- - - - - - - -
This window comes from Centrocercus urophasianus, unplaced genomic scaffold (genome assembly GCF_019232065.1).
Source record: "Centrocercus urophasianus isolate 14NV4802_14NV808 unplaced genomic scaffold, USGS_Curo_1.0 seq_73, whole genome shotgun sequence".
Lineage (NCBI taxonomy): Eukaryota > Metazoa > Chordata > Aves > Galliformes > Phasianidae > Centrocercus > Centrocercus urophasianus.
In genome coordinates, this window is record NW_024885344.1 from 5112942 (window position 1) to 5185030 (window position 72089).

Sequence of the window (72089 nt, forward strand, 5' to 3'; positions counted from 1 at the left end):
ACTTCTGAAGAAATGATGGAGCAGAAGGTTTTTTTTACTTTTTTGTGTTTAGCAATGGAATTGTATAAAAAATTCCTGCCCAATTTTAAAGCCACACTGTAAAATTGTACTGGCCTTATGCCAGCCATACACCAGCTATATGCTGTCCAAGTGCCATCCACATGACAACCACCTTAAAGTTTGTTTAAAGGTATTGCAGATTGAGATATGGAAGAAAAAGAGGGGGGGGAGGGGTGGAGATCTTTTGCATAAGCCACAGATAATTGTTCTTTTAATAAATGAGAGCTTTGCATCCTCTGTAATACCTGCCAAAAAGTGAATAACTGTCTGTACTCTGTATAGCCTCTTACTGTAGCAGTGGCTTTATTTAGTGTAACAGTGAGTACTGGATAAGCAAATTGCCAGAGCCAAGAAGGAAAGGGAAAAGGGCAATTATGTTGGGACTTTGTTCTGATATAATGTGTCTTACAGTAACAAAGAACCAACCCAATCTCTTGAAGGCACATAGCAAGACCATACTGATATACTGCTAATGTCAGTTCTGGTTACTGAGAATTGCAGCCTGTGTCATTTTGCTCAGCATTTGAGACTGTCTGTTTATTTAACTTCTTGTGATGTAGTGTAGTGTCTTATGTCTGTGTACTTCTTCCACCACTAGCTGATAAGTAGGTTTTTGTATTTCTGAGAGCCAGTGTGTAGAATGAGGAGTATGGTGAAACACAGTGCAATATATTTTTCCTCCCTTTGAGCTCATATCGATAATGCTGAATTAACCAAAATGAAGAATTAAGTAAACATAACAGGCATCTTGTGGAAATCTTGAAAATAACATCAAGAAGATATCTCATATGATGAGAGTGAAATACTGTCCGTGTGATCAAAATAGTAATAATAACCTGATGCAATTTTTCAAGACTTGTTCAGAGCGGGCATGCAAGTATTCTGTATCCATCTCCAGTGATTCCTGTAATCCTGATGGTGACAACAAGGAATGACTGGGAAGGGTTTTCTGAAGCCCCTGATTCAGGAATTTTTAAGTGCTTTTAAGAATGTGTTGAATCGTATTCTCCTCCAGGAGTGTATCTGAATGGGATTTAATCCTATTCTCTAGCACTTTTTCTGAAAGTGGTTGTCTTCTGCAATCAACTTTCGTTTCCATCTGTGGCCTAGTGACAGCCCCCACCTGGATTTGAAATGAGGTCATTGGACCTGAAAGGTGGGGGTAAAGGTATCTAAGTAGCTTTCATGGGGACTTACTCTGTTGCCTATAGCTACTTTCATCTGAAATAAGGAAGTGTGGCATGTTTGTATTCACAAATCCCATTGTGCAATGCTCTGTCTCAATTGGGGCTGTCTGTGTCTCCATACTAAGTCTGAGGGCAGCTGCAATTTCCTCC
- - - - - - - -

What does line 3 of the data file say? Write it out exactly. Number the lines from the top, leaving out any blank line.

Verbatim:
Lineage (NCBI taxonomy): Eukaryota > Metazoa > Chordata > Aves > Galliformes > Phasianidae > Centrocercus > Centrocercus urophasianus.